Each service has its own advantages: Splice has rent-to-own digital instruments and curated artist packs, Noizz has its own ecosystem with IOS sampler and instrument applications, and Loopmasters has a “Loopcloud” cloud application for organizing and managing samples on the go. 

    Bonus: Serum Synthesizer

    What it is: One of the most recognizable instruments to new producers is the synthesizer, ubiquitous in its applications.

    Most DAWs come with a variety of native synths that are sufficient for making decent sounds. However, producers who are looking to create more serious sounds should look into Serum.

    Why You Need it: Serum, a wavetable synthesizer, comes packed with presets and wavetables that allow for instant experimentation and reiteration.

    Serum’s user interface is especially appealing for new producers by allowing for direct visualization of how changes to a given parameter impact the overall sound of the synth. Given that most new producers are unfamiliar with the minutiae of sound synthesis, having the ability to see your changes in real-time helps to teach new producers how each element in a synth impacts its sonic output.

    Given the prevalence of Serum over almost all other synths, it has practically become the SM7B of synthesizers. Plus, Splice offers a $10 a month rent-to-own copy- try it out and see if Serum is the right synth for you.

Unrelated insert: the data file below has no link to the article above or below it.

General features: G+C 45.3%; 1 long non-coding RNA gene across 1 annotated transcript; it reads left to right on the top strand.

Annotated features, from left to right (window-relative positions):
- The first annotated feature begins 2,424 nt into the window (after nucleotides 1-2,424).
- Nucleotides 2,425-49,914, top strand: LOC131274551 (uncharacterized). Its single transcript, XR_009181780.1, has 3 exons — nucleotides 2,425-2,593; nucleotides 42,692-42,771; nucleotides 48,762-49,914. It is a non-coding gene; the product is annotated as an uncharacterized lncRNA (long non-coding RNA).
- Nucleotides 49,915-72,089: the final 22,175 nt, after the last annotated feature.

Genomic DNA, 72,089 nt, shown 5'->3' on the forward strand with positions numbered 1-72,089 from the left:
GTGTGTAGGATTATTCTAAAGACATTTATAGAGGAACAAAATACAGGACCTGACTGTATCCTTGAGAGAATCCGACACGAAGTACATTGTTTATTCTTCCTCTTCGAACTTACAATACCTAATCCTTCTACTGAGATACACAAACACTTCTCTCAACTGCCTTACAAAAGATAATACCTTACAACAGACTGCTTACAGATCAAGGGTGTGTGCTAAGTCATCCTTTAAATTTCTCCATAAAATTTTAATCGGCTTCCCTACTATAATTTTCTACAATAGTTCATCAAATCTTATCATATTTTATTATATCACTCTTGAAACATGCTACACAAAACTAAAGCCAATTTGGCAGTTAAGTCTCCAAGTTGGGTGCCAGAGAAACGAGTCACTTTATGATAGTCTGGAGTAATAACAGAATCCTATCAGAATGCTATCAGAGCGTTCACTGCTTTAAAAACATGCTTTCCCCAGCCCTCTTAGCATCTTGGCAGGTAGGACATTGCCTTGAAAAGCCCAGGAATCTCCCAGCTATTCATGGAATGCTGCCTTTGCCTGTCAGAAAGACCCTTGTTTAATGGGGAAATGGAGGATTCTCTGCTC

What Are Some Good Options: If Serum doesn’t catch your eye, Native Instrument’s Massive and Lennar Digital’s Sylenth are both versatile options.

    Massive has incredibly deep sound processing abilities, but suffers from a cluttered and unclear user interface. Sylenth has tens of thousands of user-made presets readily available and uses minimal computing power, making it a viable choice for older computers. 

    Bonus: SPAN Signal Analyzer

    What it is: One of the most important tools in a producer’s kit is often the most overlooked. Equalizing -EQing- your tracks is vital to producing professional-sounding songs by sculpting and filtering out specific tones from your track. 

    Why You Need it: To EQ a track accurately, a signal analyzer plugin is essential to isolate and identify particular sounds that need to be corrected. SPAN is a free tool that delivers precisely this. Using SPAN, a producer can check the precise frequencies present in a mix, isolate undesired tones, and use their equalizer to reduce or remove problematic bands of sound.